Cauvery impasse: No breakthrough at meet convened by Centre

Last Updated 29 September 2016, 13:44 IST
A meeting convened by the Centre to iron out differences between Tamil Nadu and Karnataka on the impasse over Cauvery river water sharing failed to achieve any breakthrough today.

At the meeting convened by Union Water Resources Minister Uma Bharti, Tamil Nadu refused to accept Karnataka's proposal that an expert committee be sent to the river basin to assess water availability.

"There was a request from Karnataka government to our ministry to form an expert committee to take a view over availability of water in the Cauvery basin. The Karnataka Chief Minister (Siddaramaiah) pressed for it. Tamil Nadu could not give its consent to the proposal," Bharti told reporters after the meeting.

She said ultimately, solution could not be achieved outside the court. "Now things are again before the Honourable Supreme Court," Bharti, who chaired the meeting, said.

Besides Bharti and Siddaramaiah, Tamil Nadu PWD Minister Edappadi K Palaniswamy, chief secretaries of the two states, Union Water Resources Secretary Shashi Shekhar, and officials from Central Water Commission attended the nearly three-hour meeting.

Bharti said the Ministry noted views expressed by the two states during the meeting, convened after a Supreme Court order on Tuesday, and the same will be submitted before the apex court when it hears the matter tomorrow.

Referring to the tense situation in the two states, especially in Bengaluru, Mysore and Mandya-- the hotbed of Cauvery politics-- Bharti urged people to "take care of each other" and ensure peace.

"I may go on an indefinite hunger strike along the border between the two states, if the problem persists," Bharti said, making an emotional appeal.

Speaking to PTI after the meeting, Karnataka Chief Secretary Arvind Jadhav said his state insisted on a Central expert committee's visit to the basin area to study "ground realities, actual quantum of drinking water available and crop situation" before water was released as directed by SC.

"Before releasing water, we want a central team to come and visit the Cauvery basin and assess ground realities, look at the situation and the level of drinking water and crop situation. And whatever the central team says, we will abide by that," Jadhav said. He also said the Tamil Nadu government reiterated the long-standing demand for setting up a Cauvery Water Management Board.

"To this, our Chief Minister replied that there is a hearing scheduled before a court in this regard on October 11 and let the issues relating to formation of the board be decided then," Jadhav said.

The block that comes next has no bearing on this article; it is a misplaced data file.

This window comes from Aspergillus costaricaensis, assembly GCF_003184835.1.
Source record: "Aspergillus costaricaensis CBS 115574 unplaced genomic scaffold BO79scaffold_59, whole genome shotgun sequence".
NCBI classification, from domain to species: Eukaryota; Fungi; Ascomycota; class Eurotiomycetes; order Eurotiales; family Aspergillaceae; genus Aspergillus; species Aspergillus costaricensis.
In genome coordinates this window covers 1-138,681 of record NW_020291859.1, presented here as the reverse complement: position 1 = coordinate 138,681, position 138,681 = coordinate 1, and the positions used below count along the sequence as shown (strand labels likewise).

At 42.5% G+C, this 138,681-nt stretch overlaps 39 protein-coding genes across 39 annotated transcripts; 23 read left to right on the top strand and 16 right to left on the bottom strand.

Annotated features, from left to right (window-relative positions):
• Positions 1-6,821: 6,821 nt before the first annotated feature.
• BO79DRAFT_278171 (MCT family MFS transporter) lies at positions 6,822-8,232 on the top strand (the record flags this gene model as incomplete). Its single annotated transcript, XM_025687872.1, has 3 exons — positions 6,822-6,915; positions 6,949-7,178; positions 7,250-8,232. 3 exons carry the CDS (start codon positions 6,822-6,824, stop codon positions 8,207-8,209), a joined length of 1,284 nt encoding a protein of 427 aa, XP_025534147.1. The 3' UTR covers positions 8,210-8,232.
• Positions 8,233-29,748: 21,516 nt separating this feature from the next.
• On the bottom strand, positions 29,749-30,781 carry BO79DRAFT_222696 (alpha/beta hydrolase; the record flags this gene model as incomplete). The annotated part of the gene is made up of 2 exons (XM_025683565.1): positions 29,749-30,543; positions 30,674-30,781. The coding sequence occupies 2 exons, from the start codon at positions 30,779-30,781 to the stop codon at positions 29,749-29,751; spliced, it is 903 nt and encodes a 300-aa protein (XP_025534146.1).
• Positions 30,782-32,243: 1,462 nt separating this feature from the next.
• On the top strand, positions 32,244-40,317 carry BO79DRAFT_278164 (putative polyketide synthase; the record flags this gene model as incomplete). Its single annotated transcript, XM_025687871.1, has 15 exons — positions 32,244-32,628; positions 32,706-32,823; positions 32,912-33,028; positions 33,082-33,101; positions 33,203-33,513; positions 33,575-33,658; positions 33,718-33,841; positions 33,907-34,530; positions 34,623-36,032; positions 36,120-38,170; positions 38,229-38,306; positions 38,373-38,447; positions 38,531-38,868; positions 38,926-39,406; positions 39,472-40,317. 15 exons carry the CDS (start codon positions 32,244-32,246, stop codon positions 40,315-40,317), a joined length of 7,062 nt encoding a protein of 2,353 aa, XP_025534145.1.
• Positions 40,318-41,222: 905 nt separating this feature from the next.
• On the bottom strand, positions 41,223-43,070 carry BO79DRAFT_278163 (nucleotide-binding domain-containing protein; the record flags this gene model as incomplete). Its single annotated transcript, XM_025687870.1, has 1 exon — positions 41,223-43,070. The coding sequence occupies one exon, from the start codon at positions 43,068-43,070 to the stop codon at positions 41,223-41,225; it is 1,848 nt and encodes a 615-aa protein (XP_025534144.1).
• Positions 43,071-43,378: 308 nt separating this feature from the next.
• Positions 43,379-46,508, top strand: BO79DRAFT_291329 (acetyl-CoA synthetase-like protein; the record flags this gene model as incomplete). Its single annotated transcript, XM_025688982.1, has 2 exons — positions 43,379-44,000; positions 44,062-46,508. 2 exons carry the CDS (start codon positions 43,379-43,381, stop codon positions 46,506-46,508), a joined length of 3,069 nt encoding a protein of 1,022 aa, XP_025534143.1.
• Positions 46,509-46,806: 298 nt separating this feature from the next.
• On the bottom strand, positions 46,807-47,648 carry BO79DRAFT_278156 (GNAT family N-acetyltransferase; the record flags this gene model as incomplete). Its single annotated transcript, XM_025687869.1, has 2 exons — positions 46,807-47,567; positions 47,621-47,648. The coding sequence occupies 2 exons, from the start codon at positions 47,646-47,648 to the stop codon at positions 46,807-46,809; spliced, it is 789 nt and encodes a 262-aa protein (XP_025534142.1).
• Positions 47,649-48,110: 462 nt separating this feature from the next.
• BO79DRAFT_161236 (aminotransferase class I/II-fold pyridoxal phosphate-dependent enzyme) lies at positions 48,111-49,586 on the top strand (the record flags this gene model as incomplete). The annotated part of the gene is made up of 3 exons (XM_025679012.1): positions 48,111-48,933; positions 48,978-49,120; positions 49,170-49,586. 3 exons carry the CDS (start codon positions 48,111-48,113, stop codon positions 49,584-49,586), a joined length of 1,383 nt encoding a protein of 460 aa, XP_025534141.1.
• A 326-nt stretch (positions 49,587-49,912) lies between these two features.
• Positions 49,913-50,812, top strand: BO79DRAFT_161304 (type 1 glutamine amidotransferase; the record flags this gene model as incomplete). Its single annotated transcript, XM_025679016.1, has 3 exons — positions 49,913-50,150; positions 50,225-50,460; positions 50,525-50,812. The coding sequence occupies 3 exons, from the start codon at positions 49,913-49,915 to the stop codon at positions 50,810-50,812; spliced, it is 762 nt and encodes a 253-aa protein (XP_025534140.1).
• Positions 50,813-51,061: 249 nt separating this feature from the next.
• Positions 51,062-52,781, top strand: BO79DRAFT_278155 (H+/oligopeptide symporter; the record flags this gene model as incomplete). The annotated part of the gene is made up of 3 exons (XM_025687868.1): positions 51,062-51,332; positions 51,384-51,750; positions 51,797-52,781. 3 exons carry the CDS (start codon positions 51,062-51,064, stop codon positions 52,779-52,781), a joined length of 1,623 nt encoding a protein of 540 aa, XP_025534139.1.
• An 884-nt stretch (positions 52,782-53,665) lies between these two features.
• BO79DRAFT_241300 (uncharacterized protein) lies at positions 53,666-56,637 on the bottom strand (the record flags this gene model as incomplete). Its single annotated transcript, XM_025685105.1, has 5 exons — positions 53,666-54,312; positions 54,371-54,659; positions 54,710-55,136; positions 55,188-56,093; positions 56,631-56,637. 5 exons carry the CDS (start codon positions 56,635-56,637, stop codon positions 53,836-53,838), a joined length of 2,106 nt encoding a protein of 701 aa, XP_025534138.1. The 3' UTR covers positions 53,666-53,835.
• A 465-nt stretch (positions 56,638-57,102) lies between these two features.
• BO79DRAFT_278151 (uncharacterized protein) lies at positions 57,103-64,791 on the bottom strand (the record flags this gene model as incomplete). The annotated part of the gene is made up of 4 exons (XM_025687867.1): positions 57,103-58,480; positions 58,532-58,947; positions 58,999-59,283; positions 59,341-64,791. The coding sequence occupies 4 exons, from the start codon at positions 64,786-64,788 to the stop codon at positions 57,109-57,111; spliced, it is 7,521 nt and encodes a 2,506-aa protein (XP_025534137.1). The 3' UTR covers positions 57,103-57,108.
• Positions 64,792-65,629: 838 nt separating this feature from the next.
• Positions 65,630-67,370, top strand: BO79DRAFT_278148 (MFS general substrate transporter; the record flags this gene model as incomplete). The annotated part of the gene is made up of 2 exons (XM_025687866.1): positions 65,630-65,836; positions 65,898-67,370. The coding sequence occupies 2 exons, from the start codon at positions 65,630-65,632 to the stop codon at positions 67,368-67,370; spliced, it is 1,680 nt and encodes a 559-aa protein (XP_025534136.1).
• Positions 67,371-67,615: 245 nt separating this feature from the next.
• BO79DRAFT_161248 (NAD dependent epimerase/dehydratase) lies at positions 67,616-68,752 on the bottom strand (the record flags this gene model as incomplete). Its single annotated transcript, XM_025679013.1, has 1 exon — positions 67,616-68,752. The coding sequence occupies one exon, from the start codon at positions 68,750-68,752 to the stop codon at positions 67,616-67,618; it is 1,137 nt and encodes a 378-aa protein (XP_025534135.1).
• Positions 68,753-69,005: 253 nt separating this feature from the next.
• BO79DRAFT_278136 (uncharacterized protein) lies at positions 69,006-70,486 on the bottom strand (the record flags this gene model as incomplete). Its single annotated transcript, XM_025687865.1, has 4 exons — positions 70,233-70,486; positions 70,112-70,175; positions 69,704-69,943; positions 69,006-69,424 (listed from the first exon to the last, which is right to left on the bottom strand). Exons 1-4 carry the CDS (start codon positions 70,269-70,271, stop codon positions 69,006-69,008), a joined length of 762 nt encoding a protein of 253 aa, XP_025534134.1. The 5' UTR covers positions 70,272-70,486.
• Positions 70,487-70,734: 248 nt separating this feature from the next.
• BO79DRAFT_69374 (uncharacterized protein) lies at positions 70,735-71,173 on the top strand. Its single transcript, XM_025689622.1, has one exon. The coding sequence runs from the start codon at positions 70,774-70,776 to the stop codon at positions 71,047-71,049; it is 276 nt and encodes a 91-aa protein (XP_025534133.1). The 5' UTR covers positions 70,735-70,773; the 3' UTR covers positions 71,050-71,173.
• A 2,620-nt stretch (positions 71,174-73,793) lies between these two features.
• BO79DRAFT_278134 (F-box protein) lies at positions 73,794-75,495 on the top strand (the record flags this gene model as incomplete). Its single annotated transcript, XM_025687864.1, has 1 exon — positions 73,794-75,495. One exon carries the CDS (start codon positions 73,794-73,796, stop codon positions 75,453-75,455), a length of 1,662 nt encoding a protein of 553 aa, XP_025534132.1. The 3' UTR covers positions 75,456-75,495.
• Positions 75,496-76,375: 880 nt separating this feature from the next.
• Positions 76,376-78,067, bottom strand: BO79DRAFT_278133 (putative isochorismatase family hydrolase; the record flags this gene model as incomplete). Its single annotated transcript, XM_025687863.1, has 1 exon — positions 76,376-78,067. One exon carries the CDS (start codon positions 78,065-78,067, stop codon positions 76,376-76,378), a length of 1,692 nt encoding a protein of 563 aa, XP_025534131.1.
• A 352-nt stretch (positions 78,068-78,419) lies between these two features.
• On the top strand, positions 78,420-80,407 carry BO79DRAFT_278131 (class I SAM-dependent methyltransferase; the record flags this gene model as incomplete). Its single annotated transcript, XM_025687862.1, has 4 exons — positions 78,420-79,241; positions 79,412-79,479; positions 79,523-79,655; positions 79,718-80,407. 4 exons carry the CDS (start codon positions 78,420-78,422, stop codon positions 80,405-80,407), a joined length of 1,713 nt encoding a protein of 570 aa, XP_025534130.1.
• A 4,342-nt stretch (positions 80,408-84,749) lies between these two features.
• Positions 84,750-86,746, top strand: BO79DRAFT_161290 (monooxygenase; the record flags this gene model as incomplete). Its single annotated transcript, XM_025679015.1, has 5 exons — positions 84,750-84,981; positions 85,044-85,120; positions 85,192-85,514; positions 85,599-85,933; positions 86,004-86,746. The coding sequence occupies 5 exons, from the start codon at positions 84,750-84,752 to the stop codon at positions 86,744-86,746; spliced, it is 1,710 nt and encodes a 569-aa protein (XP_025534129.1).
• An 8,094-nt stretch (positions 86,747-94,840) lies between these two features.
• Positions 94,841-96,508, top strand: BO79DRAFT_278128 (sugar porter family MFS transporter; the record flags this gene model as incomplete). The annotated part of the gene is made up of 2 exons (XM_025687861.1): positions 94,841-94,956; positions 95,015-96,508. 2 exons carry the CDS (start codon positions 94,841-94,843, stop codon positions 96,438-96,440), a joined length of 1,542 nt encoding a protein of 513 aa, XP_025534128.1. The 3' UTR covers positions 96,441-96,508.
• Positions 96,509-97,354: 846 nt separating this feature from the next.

Meanwhile, on Karnataka's demand for sending an expert team to the basin area, Shekhar stated there is no provision under law in this regard and that the SC order in the matter also does not speak about it.

At the meeting, Tamil Nadu accused upper riparian Karnataka of treating with "utter contempt" Supreme Court's orders on river water sharing and defying them "deliberately and systematically".

It alleged that Karnataka has not released the stipulated annual water quantum of 192 TMC ft, as ordered by Cauvery Water Disputes Tribunal in its final order in 2007, in any of the years, "except when the reservoirs in Karnataka could not hold the surplus flows".

In her written speech for the meeting, read out by state chief secretary Rama Mohana Rao, Tamil Nadu Chief Minister J Jayalalithaa also voiced concern over "spate of arson and violence unleashed on Tamils living in Karnataka".

Jayalalithaa could not attend the meeting as she is unwell.
"The deliberate defiance goes against the spirit of the Constitution itself and amounts to contempt of the apex court. Karnataka has not followed the orders of the Hon'ble Supreme Court and has on the other hand permitted unruly elements," Palaniswamy quoted Tamil Nadu Chief Minister J Jayalalithaa as stating in her written speech.

She termed as "orchestrated" the alleged targeting of Tamils in Karnataka following SC's interim order on September 5 which asked the upper riparian state to release 15,000 cusecs of water per day for 10 days to her state.

"Tamils had been persecuted and attacked with impunity by frenzied mobs with little or no effective restraint or action by the Karnataka authorities.

"In contrast, despite the dire provocation, Tamil Nadu government had taken every effort to ensure that law and order is maintained perfectly," she said.

In the context of Karnataka "continuously taking defiant stance", she wondered if the "meeting would serve intended purpose unless Karnataka can be prevailed upon to honour Supreme Court's directions."

Noting Tamil Nadu is in "dire need" of water, she urged the Centre to ensure Karnataka obeys the Supreme Court order and releases water as directed by the apex court besides clearing the backlog of 76.042 TMC ft as on September 26.

Jayalalithaa insisted that the Centre constitute the Cauvery Water Management Board as ordered by the Supreme Court.

However, Karnataka Chief Minister Siddaramaiah said Tamil Nadu is in a "more comfortable" position than his state.

He said the ground reality is such that "no further releases from Karnataka can be directed without destroying the standing crops and causing shortages in the drinking water supplies".

"It would be more appropriate, if the Union government sends a team of experts to the Cauvery basin in Karnataka and Tamil Nadu to verify the ground realities, storages, inflows and outflows for taking an informed decision," he said.

He said the sharing of water in a normal year is different from what it is in a distress year that too in the Cauvery basin. The state has declared 22 districts drought-affected in the 2016 kharif season.
(Published 29 September 2016, 11:34 IST)

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